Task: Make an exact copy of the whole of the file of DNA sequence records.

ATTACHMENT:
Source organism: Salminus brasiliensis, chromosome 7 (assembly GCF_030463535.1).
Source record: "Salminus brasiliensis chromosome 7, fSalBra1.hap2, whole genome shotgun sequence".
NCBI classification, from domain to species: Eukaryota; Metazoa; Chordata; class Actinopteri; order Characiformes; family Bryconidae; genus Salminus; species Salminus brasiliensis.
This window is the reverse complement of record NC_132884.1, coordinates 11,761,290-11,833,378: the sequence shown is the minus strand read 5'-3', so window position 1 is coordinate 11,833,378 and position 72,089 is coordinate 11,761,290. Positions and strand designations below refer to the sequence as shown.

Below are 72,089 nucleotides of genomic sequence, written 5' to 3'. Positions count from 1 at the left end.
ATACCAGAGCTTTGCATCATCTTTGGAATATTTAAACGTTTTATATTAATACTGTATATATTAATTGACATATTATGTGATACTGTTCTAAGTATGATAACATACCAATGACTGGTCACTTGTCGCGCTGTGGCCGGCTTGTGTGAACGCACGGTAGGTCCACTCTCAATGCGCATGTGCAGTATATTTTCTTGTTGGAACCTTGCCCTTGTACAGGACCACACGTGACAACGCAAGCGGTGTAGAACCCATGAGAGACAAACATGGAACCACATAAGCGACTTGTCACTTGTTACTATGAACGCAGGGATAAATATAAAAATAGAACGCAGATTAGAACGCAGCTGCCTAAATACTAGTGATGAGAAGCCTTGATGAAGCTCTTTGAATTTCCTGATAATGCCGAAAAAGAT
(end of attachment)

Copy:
Source organism: Salminus brasiliensis, chromosome 7 (assembly GCF_030463535.1).
Source record: "Salminus brasiliensis chromosome 7, fSalBra1.hap2, whole genome shotgun sequence".
NCBI classification, from domain to species: Eukaryota; Metazoa; Chordata; class Actinopteri; order Characiformes; family Bryconidae; genus Salminus; species Salminus brasiliensis.
This window is the reverse complement of record NC_132884.1, coordinates 11,761,290-11,833,378: the sequence shown is the minus strand read 5'-3', so window position 1 is coordinate 11,833,378 and position 72,089 is coordinate 11,761,290. Positions and strand designations below refer to the sequence as shown.

Below are 72,089 nucleotides of genomic sequence, written 5' to 3'. Positions count from 1 at the left end.
ATACCAGAGCTTTGCATCATCTTTGGAATATTTAAACGTTTTATATTAATACTGTATATATTAATTGACATATTATGTGATACTGTTCTAAGTATGATAACATACCAATGACTGGTCACTTGTCGCGCTGTGGCCGGCTTGTGTGAACGCACGGTAGGTCCACTCTCAATGCGCATGTGCAGTATATTTTCTTGTTGGAACCTTGCCCTTGTACAGGACCACACGTGACAACGCAAGCGGTGTAGAACCCATGAGAGACAAACATGGAACCACATAAGCGACTTGTCACTTGTTACTATGAACGCAGGGATAAATATAAAAATAGAACGCAGATTAGAACGCAGCTGCCTAAATACTAGTGATGAGAAGCCTTGATGAAGCTCTTTGAATTTCCTGATAATGCCGAAAAAGAT